A Carleton success story celebrates milestone

Right from the start, Carleton’s Instructional Television (itv) was destined to become much more than a video archive for students who overslept lectures or lived off campus. Its value as a distance-learning tool was recognized immediately, and 25 years on, itv has become almost indispensable for regular on-campus students as well as distance learners.

Broadcasting courses on cable TV networks and making video copies available often provide the support students need to graduate, especially during the years when demand for Carleton’s courses outstrips its on-campus space.

“I’ve heard ‘I just need this one last course to graduate’ many, many times over the years,” says Jeff Cohen, itv’s Coordinator of Technical Operations. “I don’t think it was ever about replacing courses, rather offering a service to students who couldn’t get instruction any other way.”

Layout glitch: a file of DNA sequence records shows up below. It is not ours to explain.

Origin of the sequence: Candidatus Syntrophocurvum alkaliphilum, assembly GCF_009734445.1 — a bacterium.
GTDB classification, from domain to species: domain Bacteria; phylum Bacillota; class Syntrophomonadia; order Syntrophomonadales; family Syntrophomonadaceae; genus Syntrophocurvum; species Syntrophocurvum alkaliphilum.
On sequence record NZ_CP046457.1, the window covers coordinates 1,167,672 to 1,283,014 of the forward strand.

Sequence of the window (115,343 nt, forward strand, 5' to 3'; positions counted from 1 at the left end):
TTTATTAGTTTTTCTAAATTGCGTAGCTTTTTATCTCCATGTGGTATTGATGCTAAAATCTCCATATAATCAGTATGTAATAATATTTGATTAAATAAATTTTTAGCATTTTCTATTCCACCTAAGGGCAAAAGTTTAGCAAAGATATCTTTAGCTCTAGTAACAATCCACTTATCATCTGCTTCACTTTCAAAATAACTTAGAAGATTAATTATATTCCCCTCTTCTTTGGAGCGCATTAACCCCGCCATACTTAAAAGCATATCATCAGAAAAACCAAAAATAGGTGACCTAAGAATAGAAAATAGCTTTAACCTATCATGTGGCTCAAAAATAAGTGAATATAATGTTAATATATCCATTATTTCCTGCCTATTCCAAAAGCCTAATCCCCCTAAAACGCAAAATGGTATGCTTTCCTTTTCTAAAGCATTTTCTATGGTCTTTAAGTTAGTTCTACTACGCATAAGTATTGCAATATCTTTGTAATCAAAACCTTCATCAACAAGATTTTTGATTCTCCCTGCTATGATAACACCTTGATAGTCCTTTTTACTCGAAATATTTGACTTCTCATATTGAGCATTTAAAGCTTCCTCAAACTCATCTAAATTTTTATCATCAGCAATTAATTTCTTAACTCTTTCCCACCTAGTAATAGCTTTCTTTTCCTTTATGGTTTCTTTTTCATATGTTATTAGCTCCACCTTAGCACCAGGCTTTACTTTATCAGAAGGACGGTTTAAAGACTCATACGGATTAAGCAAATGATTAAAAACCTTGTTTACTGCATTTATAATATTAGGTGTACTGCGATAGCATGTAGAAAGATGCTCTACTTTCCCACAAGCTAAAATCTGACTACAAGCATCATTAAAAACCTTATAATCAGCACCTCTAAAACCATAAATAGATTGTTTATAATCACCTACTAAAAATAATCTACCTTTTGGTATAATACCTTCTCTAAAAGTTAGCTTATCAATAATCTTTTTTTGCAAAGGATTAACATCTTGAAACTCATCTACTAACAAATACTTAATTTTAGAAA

Originally, 80 percent of itv courses were taken by off-campus students; today that’s how many regular students use the service. Each year there are about 40 courses and between 8,000 and 15,000 course registrations, and those figures reach worldwide.

It has allowed former Faculty of Science Dean Peter Watson to teach “Introduction to University Physics” to African students via Virtual African University Project and has helped create an interactive study of the North American Free Trade Agreement among students at Carleton, Texas A&M University, and the Instituto Tecnológico Autónomo, Mexico.

Memorial University was first in Canada to offer video courses, in 1967. When Carleton found a need to include distance learners in 1978, it targeted a regional audience as far away as Pembroke, Arnprior, and Renfrew. Students took to it immediately: At least 80 percent of users have ranked its services as excellent. Perhaps more telling, marks for itv students are the same or higher than those of in-class students.

It didn’t hurt that the program’s “Tapes To You” service would deliver lectures to the door. Rentals are steady at about 300-350 per term. Not surprisingly, demand tends to spike about two weeks before exams.

Last year itv and the Teaching & Learning Resource Centre were merged into the Educational Development Centre.

From – http://www.now.carleton.ca/2003-09/212.htm

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